Every time one of these new “MOOCish” sites pops up I do my best to play around with the tool before being too hypercritical. Last year when AI Class was all the rage I signed up and managed to make it an entire week I think. The problem there of course was that learning about artificial intelligence was way beyond the scope of what I was both interested in and probably capable of in just a few short weeks. That’s not to say there weren’t other problems with their tool like downtime, low engagement, and lack of community, but ultimately I think my disinterest for the subject played a larger role in “dropping out”.

Coursera has received a lot of buzz lately because several institutions of signed on to offer courses in it and they’re trying to expand beyond the geeky computer science topics with a high barrier to entry. After browsing the list and talking to Jim who was interested in playing with it we decided to go with Internet History, Technology, and Security which is being taught right now by Chuck Severance aka “Dr. Chuck”. Unfortunately it appears I’ve started to drop off and with the start of the semester I can see the writing on the wall of where this is going. So I wanted to reflect a bit on my experience so far and what I’m feeling.

The Tool

First let’s talk about Coursera as a platform. The very first impression I got (and I think many will) is that this is very much akin to Blackboard, Moodle, or any other learning management system. I don’t say that in a bad way, just remarking that the design of the site has to have been intentional. Perhaps it’s to make current or former students and faculty feel comfortable in there (“Oh, this is just like when I was in school.”). Perhaps it’s a lack of imagination to think differently about the structure of the content (though I doubt this is the case).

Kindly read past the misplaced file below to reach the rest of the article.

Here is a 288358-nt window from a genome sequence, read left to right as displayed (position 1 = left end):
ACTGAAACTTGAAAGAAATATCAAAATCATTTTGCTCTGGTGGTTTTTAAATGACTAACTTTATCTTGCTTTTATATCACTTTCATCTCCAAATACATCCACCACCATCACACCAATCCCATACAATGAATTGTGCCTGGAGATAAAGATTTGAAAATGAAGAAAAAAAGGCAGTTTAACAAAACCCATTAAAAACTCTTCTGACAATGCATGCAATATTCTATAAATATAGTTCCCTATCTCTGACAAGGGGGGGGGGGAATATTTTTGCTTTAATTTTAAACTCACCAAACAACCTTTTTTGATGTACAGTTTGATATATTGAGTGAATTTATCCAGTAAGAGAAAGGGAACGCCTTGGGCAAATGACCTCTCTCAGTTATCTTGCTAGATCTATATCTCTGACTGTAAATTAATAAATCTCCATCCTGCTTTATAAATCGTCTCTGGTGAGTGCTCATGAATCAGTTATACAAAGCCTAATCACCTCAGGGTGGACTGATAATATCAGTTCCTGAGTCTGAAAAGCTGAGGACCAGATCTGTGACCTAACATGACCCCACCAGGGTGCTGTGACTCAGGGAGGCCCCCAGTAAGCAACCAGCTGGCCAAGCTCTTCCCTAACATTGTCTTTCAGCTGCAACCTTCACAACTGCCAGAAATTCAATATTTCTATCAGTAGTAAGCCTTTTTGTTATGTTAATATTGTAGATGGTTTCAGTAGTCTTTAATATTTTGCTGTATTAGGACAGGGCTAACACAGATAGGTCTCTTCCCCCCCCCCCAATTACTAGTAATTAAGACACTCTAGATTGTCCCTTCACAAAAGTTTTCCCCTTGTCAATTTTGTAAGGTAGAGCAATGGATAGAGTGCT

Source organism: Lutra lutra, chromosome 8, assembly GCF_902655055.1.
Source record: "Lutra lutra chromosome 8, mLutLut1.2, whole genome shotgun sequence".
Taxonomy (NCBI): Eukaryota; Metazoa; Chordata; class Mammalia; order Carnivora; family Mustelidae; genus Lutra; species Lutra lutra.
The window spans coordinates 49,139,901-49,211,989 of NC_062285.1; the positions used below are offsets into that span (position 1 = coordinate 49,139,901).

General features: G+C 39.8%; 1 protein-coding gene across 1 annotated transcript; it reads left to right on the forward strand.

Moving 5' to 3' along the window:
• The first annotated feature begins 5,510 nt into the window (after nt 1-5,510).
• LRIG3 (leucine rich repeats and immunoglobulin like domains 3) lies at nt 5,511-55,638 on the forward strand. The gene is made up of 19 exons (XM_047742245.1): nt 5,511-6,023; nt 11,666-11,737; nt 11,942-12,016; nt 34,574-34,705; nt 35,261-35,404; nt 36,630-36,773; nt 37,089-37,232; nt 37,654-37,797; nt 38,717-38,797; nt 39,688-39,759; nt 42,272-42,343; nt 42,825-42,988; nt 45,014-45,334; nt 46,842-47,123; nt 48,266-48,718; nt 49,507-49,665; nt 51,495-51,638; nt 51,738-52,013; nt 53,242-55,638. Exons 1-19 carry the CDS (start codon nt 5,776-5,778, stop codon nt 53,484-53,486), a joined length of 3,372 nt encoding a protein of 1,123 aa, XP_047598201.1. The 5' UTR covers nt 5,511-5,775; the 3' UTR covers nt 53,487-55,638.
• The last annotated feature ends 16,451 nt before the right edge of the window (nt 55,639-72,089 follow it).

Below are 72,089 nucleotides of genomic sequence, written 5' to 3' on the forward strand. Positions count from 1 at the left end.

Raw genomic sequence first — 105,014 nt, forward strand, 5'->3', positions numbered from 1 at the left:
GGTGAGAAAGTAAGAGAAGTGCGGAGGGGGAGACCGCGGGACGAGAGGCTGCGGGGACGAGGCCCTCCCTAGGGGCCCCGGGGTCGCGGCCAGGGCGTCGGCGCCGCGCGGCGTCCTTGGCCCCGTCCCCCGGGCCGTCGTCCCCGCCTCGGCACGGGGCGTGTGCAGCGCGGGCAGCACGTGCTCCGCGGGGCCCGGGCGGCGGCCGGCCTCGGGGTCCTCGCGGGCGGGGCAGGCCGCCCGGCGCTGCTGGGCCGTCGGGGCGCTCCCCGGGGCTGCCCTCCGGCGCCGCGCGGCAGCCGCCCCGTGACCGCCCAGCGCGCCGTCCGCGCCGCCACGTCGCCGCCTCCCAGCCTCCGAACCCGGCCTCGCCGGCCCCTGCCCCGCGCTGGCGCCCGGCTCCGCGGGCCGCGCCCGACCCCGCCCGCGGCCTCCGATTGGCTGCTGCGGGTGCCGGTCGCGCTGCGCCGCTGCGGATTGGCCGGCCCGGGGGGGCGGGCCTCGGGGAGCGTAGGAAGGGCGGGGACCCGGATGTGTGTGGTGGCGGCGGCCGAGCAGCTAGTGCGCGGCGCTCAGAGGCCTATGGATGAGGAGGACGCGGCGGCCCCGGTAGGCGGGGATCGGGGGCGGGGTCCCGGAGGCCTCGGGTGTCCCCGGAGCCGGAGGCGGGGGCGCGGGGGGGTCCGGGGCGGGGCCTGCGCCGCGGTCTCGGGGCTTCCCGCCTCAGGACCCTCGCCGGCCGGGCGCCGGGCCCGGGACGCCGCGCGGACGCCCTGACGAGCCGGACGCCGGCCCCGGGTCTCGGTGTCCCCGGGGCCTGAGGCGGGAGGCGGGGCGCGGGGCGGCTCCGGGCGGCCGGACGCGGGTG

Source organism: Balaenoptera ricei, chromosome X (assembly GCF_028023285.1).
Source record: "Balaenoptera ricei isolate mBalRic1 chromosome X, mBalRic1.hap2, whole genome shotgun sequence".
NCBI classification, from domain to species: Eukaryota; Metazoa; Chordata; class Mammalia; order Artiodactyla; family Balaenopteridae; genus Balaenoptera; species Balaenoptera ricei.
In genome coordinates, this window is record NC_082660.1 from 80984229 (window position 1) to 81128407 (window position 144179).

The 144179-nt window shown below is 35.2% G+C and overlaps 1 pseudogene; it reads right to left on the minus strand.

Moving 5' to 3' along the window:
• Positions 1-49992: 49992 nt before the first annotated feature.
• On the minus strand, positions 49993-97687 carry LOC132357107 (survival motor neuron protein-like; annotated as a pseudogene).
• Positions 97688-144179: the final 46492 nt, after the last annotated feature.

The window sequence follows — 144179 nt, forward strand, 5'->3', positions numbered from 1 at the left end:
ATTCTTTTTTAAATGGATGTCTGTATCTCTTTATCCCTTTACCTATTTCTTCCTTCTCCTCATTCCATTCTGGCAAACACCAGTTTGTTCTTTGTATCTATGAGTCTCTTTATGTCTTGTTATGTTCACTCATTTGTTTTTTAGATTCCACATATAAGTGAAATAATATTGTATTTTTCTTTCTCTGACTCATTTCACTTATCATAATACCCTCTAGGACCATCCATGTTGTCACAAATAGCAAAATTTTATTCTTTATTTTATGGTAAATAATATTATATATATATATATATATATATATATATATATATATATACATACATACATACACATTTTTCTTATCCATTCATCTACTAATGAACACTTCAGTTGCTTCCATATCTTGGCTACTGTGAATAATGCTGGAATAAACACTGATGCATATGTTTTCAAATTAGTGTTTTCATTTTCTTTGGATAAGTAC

Another aspect of the tool is the video player, which you get to know quite well as most of the content is delivered via video. The player is not bad. They’ve made it HTML5 compliant and added an option to speed up or slow down the video on the fly which is nice. I rarely had problems with it loading. However I did very much wish it would have remembered the state of where I was in a video. The player also delivers quiz type questions during the video that you have to answer to continue (Dr. Chuck didn’t actually grade these, they were just for your own personal learning/understanding). I found these quite jarring and pretty annoying. In some cases the question came immediately after someone said the answer and I felt like they were testing to see if I had a pulse or not. Given these did not “count” towards anything I would have liked the option to disable them or move them all to the end of the video.

The discussion forums are completely uninspired. It’s as if someone said “We’ve got to add something to give a sense of community.” and they decided since it already looked like an LMS that a forum made sense. Although community is really what I desired, I did not go there because a forum is about as uninteresting as it gets.